Microsoft Corp and Toshiba Corp said they have agreed to jointly develop HD DVD players, giving the Japanese computer and consumer electronics maker a new ally in its battle with Sony Corp and Matsushita Electric Industrial Co over technology standards for next-generation audio and visual products.
In a statement issued in Tokyo, the companies said the agreement brings together Microsoft Windows CE technology and Microsoft's knowledge in software and PC technologies, with Toshiba's knowledge in consumer electronics and computing.
Microsoft and Toshiba said they also plan to strengthen their collaboration in iHD, a next-generation DVD interactivity format. In April, the two companies concluded cross-licensing agreements in the fields of computer and digital home appliances.
HD DVD is a newly developed high-definition digital video disc standard. It is competing with the Blu-ray disc technology to become the global standard for next-generation audio-visual products. Many leading consumer electronics and computer makers have already joined one camp or the other, and are aggressively courting content providers like movie studios to agree to make products using their next-generation technology.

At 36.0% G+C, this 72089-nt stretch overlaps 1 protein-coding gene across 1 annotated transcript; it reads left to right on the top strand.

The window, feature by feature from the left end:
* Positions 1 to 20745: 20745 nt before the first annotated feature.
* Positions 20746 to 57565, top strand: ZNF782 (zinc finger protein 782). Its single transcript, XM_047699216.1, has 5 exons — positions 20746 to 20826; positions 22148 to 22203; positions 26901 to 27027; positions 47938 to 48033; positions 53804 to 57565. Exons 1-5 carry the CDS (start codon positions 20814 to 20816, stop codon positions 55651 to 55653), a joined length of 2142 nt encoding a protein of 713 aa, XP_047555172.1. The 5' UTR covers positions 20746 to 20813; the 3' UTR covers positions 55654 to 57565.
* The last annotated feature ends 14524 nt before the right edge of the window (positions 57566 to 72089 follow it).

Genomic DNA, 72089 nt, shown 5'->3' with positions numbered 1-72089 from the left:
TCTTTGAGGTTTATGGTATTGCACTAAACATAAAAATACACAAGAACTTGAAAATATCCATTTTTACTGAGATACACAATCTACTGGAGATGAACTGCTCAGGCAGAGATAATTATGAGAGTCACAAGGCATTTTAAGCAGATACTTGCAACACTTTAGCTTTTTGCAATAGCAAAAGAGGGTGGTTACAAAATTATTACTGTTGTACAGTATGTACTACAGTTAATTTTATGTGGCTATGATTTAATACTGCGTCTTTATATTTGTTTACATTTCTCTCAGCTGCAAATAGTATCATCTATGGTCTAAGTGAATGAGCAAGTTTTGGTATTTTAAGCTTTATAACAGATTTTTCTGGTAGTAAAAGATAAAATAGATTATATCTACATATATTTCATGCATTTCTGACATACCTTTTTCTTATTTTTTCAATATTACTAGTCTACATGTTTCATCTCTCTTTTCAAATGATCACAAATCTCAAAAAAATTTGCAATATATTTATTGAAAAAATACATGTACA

Computer and home appliance makers backing the Blu-ray technology include Apple Computer Inc, Dell Inc, Hewlett Packard Co, and Samsung Electronics Co. Among the Hollywood studios, Walt Disney Co and Sony Pictures Entertainment Inc have pledged to back Blu-ray, while HD DVD supporters include Paramount Pictures, Universal Pictures, and Warner Bros Studios. Some electronics firms, including Paris-based Thomson S.A., have said they plan to produce equipment for both standards.
After 3 years of disagreement, the two blocs agreed in April to study a mutual standard that would avoid a scenario in which Sony discs do not work on Toshiba players or vice versa. But so far both sides have not been able to make any concessions. However, the Nihon Keizai Shimbun reported they may restart their efforts at working out a standard DVD format.
Asked if the agreement would have any impact on this move, Atsutoshi Nishida, president and CEO of Toshiba, said "It's hard to answer that." Nonetheless, he noted that the two sides need to adopt a long-range view toward the establishment of a common standard, adding "We must see things from our end-users' point of view." Microsoft's Bill Gates said the company remains "neutral" on the format battle. (Forbes, AFX)
to Daily News